10-year-old autistic boy handcuffed by Texas police

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Tim_Tex
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12 Aug 2018, 1:29 am

https://www.star-telegram.com/news/local/community/article216535490.html

I hate my state.


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ASPartOfMe
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12 Aug 2018, 2:08 am

Again :(
Schools have outsouced disipline for a long time now.


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SunsetStar
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12 Aug 2018, 12:45 pm

I'm new and not allowed to post links. I read in full article the child was poking other students. People act as if there's no reason to be afraid of Autistic people, and Autistic people are always victims of a cruel cruel world hating them for no reason.

Neurotypical students should have the right to be safe, and to be able to say no. Autism advocacy seems to say it's the neurotypical students being unreasonable, they must have done something to get poked at, they were probably big bad mean bullies picking on the poor Autistic child. People don't desire to be around people who always deflect responsibility and position themselves as helpless victims, I don't see how it benefits us to keep pushing that.

But keeping the child who pokes kids out of school is discrimination. And stopping him from assaulting other students is discrimination. Suggesting he has ever done anything other than breathing, smiling, and radiating goodness to all is discrimination. Who wants to be around someone you can't say no to or hold responsible without they and their advocates gasping and glaring at you, no one is allowed to ever say the angelic Autistic god did wrong!

You want acceptance, it starts with accountability. It means instead of, "The poor martyr Autistic child was handcuffed by the big bad policemen for no reason, and we're all oppressed just for having been born different!" Acknowledging this child had been aggravating other students. That even if his Autism made him unable to control his actions, it's not okay for him to lash out at other kids.

That's being responsible, that's advocacy. Hearing and acknowledging both sides of the story and respecting everyone involved.



ASPartOfMe
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12 Aug 2018, 2:52 pm

SunsetStar wrote:
I'm new and not allowed to post links. I read in full article the child was poking other students. People act as if there's no reason to be afraid of Autistic people, and Autistic people are always victims of a cruel cruel world hating them for no reason.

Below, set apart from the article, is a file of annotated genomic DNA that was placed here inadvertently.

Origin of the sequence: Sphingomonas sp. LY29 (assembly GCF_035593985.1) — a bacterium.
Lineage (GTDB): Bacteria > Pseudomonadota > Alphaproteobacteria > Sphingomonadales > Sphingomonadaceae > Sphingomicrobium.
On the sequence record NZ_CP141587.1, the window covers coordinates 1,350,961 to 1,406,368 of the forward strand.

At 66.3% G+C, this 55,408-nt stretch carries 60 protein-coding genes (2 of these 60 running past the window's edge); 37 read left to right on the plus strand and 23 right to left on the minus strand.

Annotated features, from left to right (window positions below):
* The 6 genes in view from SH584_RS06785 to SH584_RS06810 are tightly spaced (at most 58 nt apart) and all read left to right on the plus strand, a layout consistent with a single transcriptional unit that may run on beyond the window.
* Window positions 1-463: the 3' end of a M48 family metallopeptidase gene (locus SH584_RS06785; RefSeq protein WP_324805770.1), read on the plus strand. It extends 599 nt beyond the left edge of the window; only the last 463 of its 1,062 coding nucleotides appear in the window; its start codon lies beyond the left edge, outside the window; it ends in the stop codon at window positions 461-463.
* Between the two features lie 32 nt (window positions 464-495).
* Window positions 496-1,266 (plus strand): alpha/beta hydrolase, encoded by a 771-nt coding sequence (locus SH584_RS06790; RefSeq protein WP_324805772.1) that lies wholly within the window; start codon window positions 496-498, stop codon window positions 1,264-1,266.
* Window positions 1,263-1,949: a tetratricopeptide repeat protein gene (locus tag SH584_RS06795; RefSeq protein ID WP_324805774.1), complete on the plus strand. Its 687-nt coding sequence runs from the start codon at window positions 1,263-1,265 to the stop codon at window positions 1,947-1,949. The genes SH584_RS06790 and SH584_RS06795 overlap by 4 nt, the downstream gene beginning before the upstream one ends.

Neurotypical students should have the right to be safe, and to be able to say no. Autism advocacy seems to say it's the neurotypical students being unreasonable, they must have done something to get poked at, they were probably big bad mean bullies picking on the poor Autistic child. People don't desire to be around people who always deflect responsibility and position themselves as helpless victims, I don't see how it benefits us to keep pushing that.

But keeping the child who pokes kids out of school is discrimination. And stopping him from assaulting other students is discrimination. Suggesting he has ever done anything other than breathing, smiling, and radiating goodness to all is discrimination. Who wants to be around someone you can't say no to or hold responsible without they and their advocates gasping and glaring at you, no one is allowed to ever say the angelic Autistic god did wrong!

You want acceptance, it starts with accountability. It means instead of, "The poor martyr Autistic child was handcuffed by the big bad policemen for no reason, and we're all oppressed just for having been born different!" Acknowledging this child had been aggravating other students. That even if his Autism made him unable to control his actions, it's not okay for him to lash out at other kids.

That's being responsible, that's advocacy. Hearing and acknowledging both sides of the story and respecting everyone involved.

Welcome to wrong planet.

Few are saying, poor victim autistic kid. What I am saying is that is using law enforcement is most often an extreme overreaction. We are not talking about adults or even teenagers but children who should be able to be easily restrained by an adult without damage. Schools used to deal with "problem children" in-house. Now because of fear of lawsuits and so on, they have outsourced discipline to the police who are usually ill-equipped to deal with these situations. The police need to be solving crimes not doing the jobs teachers should be doing.


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Tim_Tex
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12 Aug 2018, 6:03 pm

We can’t do wrong? Elliott Rodgers got our swiftest condemnation, as did Adam Lanza and the Umpqua shooter.

But I agree that law enforcement is way too aggressive, especially with autistics and people of color.


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ruscolokse
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12 Aug 2018, 6:19 pm

As a European, these sort of US news never fail to amaze me... Where I live, schools provide an assistant for kids like that, but in Texas... :scratch:



Tim_Tex
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13 Aug 2018, 11:54 am

ruscolokse wrote:
As a European, these sort of US news never fail to amaze me... Where I live, schools provide an assistant for kids like that, but in Texas... :scratch:


Both our schools and law enforcement are crap.


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